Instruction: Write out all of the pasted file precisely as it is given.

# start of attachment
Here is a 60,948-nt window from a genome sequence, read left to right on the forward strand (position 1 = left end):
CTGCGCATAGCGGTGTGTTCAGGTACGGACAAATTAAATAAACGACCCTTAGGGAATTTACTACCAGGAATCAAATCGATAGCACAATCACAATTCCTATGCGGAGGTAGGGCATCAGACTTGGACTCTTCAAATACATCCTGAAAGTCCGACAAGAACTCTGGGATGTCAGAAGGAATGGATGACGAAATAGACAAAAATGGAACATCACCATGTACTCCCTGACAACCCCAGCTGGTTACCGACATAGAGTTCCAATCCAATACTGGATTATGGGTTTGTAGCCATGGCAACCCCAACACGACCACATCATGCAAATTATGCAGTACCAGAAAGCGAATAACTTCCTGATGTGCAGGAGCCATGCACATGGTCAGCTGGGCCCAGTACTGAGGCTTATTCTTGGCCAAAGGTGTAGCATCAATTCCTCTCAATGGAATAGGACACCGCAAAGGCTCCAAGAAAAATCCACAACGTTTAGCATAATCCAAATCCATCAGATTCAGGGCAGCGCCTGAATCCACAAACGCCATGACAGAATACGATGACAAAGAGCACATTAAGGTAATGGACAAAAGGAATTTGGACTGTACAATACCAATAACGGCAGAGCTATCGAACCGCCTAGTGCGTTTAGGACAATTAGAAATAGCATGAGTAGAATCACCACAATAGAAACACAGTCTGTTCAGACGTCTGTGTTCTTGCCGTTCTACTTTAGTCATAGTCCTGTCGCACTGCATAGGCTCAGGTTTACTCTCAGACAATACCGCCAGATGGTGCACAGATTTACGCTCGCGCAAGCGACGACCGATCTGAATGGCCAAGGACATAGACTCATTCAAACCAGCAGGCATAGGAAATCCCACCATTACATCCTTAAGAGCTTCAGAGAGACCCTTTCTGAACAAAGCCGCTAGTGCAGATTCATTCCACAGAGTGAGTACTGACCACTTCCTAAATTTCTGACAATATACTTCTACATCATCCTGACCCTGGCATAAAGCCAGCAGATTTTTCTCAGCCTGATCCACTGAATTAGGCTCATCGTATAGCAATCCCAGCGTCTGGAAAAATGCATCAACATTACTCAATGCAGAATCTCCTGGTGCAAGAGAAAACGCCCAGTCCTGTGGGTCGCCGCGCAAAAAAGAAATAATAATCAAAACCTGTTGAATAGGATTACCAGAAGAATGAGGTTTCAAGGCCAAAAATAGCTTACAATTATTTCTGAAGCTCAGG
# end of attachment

Here is a 60,948-nt window from a genome sequence, read left to right on the forward strand (position 1 = left end):
CTGCGCATAGCGGTGTGTTCAGGTACGGACAAATTAAATAAACGACCCTTAGGGAATTTACTACCAGGAATCAAATCGATAGCACAATCACAATTCCTATGCGGAGGTAGGGCATCAGACTTGGACTCTTCAAATACATCCTGAAAGTCCGACAAGAACTCTGGGATGTCAGAAGGAATGGATGACGAAATAGACAAAAATGGAACATCACCATGTACTCCCTGACAACCCCAGCTGGTTACCGACATAGAGTTCCAATCCAATACTGGATTATGGGTTTGTAGCCATGGCAACCCCAACACGACCACATCATGCAAATTATGCAGTACCAGAAAGCGAATAACTTCCTGATGTGCAGGAGCCATGCACATGGTCAGCTGGGCCCAGTACTGAGGCTTATTCTTGGCCAAAGGTGTAGCATCAATTCCTCTCAATGGAATAGGACACCGCAAAGGCTCCAAGAAAAATCCACAACGTTTAGCATAATCCAAATCCATCAGATTCAGGGCAGCGCCTGAATCCACAAACGCCATGACAGAATACGATGACAAAGAGCACATTAAGGTAATGGACAAAAGGAATTTGGACTGTACAATACCAATAACGGCAGAGCTATCGAACCGCCTAGTGCGTTTAGGACAATTAGAAATAGCATGAGTAGAATCACCACAATAGAAACACAGTCTGTTCAGACGTCTGTGTTCTTGCCGTTCTACTTTAGTCATAGTCCTGTCGCACTGCATAGGCTCAGGTTTACTCTCAGACAATACCGCCAGATGGTGCACAGATTTACGCTCGCGCAAGCGACGACCGATCTGAATGGCCAAGGACATAGACTCATTCAAACCAGCAGGCATAGGAAATCCCACCATTACATCCTTAAGAGCTTCAGAGAGACCCTTTCTGAACAAAGCCGCTAGTGCAGATTCATTCCACAGAGTGAGTACTGACCACTTCCTAAATTTCTGACAATATACTTCTACATCATCCTGACCCTGGCATAAAGCCAGCAGATTTTTCTCAGCCTGATCCACTGAATTAGGCTCATCGTATAGCAATCCCAGCGTCTGGAAAAATGCATCAACATTACTCAATGCAGAATCTCCTGGTGCAAGAGAAAACGCCCAGTCCTGTGGGTCGCCGCGCAAAAAAGAAATAATAATCAAAACCTGTTGAATAGGATTACCAGAAGAATGAGGTTTCAAGGCCAAAAATAGCTTACAATTATTTCTGAAGCTCAGG